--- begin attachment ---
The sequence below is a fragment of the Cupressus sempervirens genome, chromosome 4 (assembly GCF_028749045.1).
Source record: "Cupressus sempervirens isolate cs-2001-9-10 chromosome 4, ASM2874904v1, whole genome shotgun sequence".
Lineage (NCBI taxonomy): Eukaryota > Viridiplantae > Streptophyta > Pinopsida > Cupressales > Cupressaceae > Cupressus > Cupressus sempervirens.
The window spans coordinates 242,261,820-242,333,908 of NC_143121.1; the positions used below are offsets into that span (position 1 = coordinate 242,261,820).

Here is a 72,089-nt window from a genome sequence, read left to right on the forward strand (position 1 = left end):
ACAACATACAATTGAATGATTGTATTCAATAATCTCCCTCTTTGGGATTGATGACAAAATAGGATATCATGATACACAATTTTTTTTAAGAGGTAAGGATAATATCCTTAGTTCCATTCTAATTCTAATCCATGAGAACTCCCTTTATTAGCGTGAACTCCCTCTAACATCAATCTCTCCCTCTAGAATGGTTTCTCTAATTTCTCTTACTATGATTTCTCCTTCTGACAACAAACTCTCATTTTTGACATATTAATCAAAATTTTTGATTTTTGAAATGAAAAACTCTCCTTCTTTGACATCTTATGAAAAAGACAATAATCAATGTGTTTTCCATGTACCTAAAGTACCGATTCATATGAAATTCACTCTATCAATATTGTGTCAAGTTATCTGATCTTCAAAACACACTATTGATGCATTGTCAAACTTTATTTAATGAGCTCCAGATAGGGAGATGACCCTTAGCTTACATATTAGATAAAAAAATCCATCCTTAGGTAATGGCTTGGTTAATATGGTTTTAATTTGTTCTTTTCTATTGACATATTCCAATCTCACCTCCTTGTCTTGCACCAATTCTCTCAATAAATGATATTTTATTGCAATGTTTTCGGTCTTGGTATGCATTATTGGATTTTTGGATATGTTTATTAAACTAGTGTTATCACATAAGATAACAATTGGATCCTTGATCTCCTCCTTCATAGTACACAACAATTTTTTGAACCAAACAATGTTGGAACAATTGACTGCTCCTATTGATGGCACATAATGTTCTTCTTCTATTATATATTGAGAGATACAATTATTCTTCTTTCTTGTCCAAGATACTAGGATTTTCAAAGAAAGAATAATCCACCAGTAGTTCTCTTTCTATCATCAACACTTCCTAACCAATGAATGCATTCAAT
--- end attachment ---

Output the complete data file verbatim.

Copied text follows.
The sequence below is a fragment of the Cupressus sempervirens genome, chromosome 4 (assembly GCF_028749045.1).
Source record: "Cupressus sempervirens isolate cs-2001-9-10 chromosome 4, ASM2874904v1, whole genome shotgun sequence".
Lineage (NCBI taxonomy): Eukaryota > Viridiplantae > Streptophyta > Pinopsida > Cupressales > Cupressaceae > Cupressus > Cupressus sempervirens.
The window spans coordinates 242,261,820-242,333,908 of NC_143121.1; the positions used below are offsets into that span (position 1 = coordinate 242,261,820).

Here is a 72,089-nt window from a genome sequence, read left to right on the forward strand (position 1 = left end):
ACAACATACAATTGAATGATTGTATTCAATAATCTCCCTCTTTGGGATTGATGACAAAATAGGATATCATGATACACAATTTTTTTTAAGAGGTAAGGATAATATCCTTAGTTCCATTCTAATTCTAATCCATGAGAACTCCCTTTATTAGCGTGAACTCCCTCTAACATCAATCTCTCCCTCTAGAATGGTTTCTCTAATTTCTCTTACTATGATTTCTCCTTCTGACAACAAACTCTCATTTTTGACATATTAATCAAAATTTTTGATTTTTGAAATGAAAAACTCTCCTTCTTTGACATCTTATGAAAAAGACAATAATCAATGTGTTTTCCATGTACCTAAAGTACCGATTCATATGAAATTCACTCTATCAATATTGTGTCAAGTTATCTGATCTTCAAAACACACTATTGATGCATTGTCAAACTTTATTTAATGAGCTCCAGATAGGGAGATGACCCTTAGCTTACATATTAGATAAAAAAATCCATCCTTAGGTAATGGCTTGGTTAATATGGTTTTAATTTGTTCTTTTCTATTGACATATTCCAATCTCACCTCCTTGTCTTGCACCAATTCTCTCAATAAATGATATTTTATTGCAATGTTTTCGGTCTTGGTATGCATTATTGGATTTTTGGATATGTTTATTAAACTAGTGTTATCACATAAGATAACAATTGGATCCTTGATCTCCTCCTTCATAGTACACAACAATTTTTTGAACCAAACAATGTTGGAACAATTGACTGCTCCTATTGATGGCACATAATGTTCTTCTTCTATTATATATTGAGAGATACAATTATTCTTCTTTCTTGTCCAAGATACTAGGATTTTCAAAGAAAGAATAATCCACCAGTAGTTCTCTTTCTATCATCAACACTTCCTAACCAATGAATGCATTCAAT